Trump’s bro-talk dehumanizes women, experts say. And they fear its repercussions if he is elected president. (Photo: Getty Images)
Sunday night was Donald’s Trump’s chance to clear the air surrounding his sexual brags that went down in infamy on Friday, when the Washington Post published leaked Access Hollywood footage from 2005 in which Trump boasted to Billy Bush about his sexual conquests and power over women. Trump said, “I just start kissing them. It’s like a magnet. Just kiss. I don’t even wait,” followed by “When you’re a star, they let you do it. You can do anything. Grab them by the p***y. You can do anything.”
On Friday, Trump chalked up his lewd language to simple “locker-room banter,” and despite public discourse over the weekend discussing how his brags described sexual assault, Trump again brushed off his conversation as run-of-the-mill bro-talk during the debate.
Anderson Cooper asked Trump four times about the incident, and he did not sugarcoat it: “You called what you said locker-room banter — kissing women without consent, grabbing their genitals. That is sexual assault,” Cooper said. “You bragged that you have sexually assaulted women.”
Trump seemed incredulous that Cooper, and the American people, didn’t get it. “I don’t think you understood,” he said. “This was locker-room talk. I’m not proud of it. I apologize to my family. To the American people. Certainly, I’m not proud of it. But this is locker-room talk.” Watch Trump’s comments, below:
On Monday morning, the hashtag #LockerRoomTalkIn5Words was trending with 14,000 tweets as of 10:15 a.m. and about 100 more coming in per minute. It began as an attempt to raise awareness on the language surrounding sexual consent and snowballed from there.
How sexual predators rationalize evil.#LockerRoomTalkIn5Words
— Werner Twertzog (@WernerTwertzog) October 10, 2016
— RJean (@rjar70) October 10, 2016
“What he described doing and wanting to do — if someone did those things on a street, a bus, a subway, a school, in the workplace — forcing oneself physically and sexually upon a woman or another person — that’s something you can get arrested for, you can go to trial for, an you can and often do go to jail for,” Dawn Laguens, the executive vice president of the Planned Parenthood Action Fund, tells Yahoo Beauty. “He not only said, ‘Hey, I’d like to’ — he said, ‘This is what I do because I am powerful and popular.’”
Psychologists we spoke with are concerned that such attitudes and language can perpetuate violence against women.
“The language that Trump used was typical ‘bro-talk,’ in which men talk to other men about women as if they [women] are sex objects rather than fully human,” Sarah Gervais, PhD, associate professor of psychology at the University of Nebraska, Lincoln, tells Yahoo Beauty via email. “When you describe women only in terms of their sex appeal or reduce them to their sexual body parts, you render invisible their humanity.”
She points out that the tone of Trump’s “banter” may also be harmful to female self-confidence. “Research from our lab shows that when women are treated in objectifying ways, they start to see themselves as sexual objects and feel more body shame, heightened anxiety, and safety concerns,” says Gervais. “Seeing this type of behavior from our leaders (even if they say that it is only ‘locker-room’ talk) reinforces the notion that women are and should be treated as sex objects. It is highly problematic for the way men see women as well as how women see themselves.”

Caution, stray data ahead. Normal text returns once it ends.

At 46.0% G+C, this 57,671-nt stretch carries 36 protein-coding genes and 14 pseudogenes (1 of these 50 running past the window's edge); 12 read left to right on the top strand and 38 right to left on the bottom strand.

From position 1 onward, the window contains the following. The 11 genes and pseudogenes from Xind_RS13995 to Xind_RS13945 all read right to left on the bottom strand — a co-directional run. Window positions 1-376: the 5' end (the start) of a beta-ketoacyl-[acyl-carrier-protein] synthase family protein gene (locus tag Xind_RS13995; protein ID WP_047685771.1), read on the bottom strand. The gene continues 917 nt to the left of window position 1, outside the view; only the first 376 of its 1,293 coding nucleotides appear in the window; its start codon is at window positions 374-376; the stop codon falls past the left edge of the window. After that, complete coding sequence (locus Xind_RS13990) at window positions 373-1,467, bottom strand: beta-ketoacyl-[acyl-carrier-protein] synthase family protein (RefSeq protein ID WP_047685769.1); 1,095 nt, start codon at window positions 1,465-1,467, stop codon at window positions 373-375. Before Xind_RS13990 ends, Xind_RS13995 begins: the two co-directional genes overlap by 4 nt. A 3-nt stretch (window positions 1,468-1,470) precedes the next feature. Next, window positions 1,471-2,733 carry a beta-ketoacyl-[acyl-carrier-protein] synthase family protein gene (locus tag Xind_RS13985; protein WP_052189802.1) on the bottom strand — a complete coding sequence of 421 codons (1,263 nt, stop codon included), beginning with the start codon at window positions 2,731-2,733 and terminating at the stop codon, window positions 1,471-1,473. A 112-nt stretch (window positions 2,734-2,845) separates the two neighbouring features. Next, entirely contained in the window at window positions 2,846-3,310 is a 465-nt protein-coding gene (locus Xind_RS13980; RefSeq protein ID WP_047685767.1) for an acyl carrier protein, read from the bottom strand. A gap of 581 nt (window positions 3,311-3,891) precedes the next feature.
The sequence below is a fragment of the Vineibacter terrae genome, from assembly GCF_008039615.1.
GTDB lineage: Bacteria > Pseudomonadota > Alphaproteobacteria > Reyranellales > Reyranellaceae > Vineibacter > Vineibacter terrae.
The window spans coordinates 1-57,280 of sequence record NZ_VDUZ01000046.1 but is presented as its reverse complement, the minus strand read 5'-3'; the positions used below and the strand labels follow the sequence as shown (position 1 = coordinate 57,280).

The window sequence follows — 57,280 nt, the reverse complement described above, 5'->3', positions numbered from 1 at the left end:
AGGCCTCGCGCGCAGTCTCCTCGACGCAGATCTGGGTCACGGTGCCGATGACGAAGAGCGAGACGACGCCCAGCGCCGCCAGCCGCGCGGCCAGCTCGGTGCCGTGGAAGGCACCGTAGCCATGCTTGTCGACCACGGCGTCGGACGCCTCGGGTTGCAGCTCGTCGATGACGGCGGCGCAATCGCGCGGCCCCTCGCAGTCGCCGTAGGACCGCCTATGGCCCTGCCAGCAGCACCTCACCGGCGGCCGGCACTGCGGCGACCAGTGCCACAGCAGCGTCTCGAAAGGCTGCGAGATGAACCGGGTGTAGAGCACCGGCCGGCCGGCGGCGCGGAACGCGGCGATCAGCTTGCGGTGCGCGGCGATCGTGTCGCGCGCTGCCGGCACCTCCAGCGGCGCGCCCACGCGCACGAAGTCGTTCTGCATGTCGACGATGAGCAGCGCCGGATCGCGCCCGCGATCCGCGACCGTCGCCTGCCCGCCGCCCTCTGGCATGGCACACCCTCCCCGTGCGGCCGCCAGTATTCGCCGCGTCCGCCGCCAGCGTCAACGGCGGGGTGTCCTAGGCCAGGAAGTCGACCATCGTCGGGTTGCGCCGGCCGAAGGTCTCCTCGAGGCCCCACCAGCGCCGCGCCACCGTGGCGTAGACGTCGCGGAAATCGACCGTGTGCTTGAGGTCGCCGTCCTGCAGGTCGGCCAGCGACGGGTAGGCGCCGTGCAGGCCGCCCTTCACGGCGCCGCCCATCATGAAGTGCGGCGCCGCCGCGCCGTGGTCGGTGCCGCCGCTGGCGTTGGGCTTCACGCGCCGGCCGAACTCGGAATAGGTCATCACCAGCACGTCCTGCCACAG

Experts went as far as saying that this sort of language, when used by a leader, could potentially contribute to attitudes of violence against women.
Neil Malamuth, PhD, is a professor in the University of California, Los Angeles, department of psychology who studies the causes of sexual aggression. He tells Yahoo Beauty that the type of comments made by Trump and the attitudes that seem to underlie them “clearly are similar” to the measures of attitudes supporting violence against women that his research has consistently shown to contribute to men’s sexual aggression against women.
One study conducted by Malamuth measured men’s characteristics and the likelihood of their committing acts of aggression against women, especially acts of sexual aggression. In this study, women pretended to be subjects in the study alongside actual male subjects — and were instructed to “mildly reject” any advances the male subjects made on them. Afterward, there was a taped conversation between the man and the woman who had rejected him. These conversations were then coded for various characteristics of hostility.
“We found, as predicted, that men who are more prone to commit acts of sexual aggression in the real world in this context did express in how they talked to women — hostility, putdowns — anger at their rejection,” Malamuth notes. “This one study shows the activation of that kind of aggression that can be expressed in words.”
Malamuth notes that the individuals we choose to lead our country are those who we feel can represent our “best qualities” and become role models for ourselves and our children. “If our best qualities are conducive to violence against women, it certainly doesn’t help create a climate that would reduce violence against women and if anything might contribute to a social climate that, at a societal and individual level, facilitates and encourages violence against women.”
Indeed, echoes Laguens, “The part that’s horrifying is that [Trump’s] behavior and how he talks and the way he acts, part of it is so out there, that it’s hard to focus on what does it mean to have these horrifying views turned into policy. But we know he’s for that — punishing women, judging women in the workplace based on how they look, not treating or paying women equally. … We’re trying to put an end to rape culture, and people are willing to vote for the poster boy for the attitude of what leads to it.”